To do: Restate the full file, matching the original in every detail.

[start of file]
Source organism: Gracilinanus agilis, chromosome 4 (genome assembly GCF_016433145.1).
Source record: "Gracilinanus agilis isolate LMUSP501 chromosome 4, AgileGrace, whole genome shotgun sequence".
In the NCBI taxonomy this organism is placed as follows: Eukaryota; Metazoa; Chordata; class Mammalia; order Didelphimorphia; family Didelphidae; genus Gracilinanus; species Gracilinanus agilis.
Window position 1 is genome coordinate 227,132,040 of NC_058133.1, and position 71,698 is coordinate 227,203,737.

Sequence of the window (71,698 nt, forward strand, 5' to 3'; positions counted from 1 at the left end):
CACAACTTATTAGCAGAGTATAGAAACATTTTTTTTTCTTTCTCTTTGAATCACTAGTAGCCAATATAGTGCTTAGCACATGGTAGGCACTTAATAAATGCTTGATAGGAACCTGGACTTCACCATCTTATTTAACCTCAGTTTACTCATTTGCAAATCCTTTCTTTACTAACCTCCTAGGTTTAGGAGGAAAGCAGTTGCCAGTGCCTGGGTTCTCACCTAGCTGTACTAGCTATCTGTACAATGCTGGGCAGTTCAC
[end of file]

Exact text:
Source organism: Gracilinanus agilis, chromosome 4 (genome assembly GCF_016433145.1).
Source record: "Gracilinanus agilis isolate LMUSP501 chromosome 4, AgileGrace, whole genome shotgun sequence".
In the NCBI taxonomy this organism is placed as follows: Eukaryota; Metazoa; Chordata; class Mammalia; order Didelphimorphia; family Didelphidae; genus Gracilinanus; species Gracilinanus agilis.
Window position 1 is genome coordinate 227,132,040 of NC_058133.1, and position 71,698 is coordinate 227,203,737.

Sequence of the window (71,698 nt, forward strand, 5' to 3'; positions counted from 1 at the left end):
CACAACTTATTAGCAGAGTATAGAAACATTTTTTTTTCTTTCTCTTTGAATCACTAGTAGCCAATATAGTGCTTAGCACATGGTAGGCACTTAATAAATGCTTGATAGGAACCTGGACTTCACCATCTTATTTAACCTCAGTTTACTCATTTGCAAATCCTTTCTTTACTAACCTCCTAGGTTTAGGAGGAAAGCAGTTGCCAGTGCCTGGGTTCTCACCTAGCTGTACTAGCTATCTGTACAATGCTGGGCAGTTCAC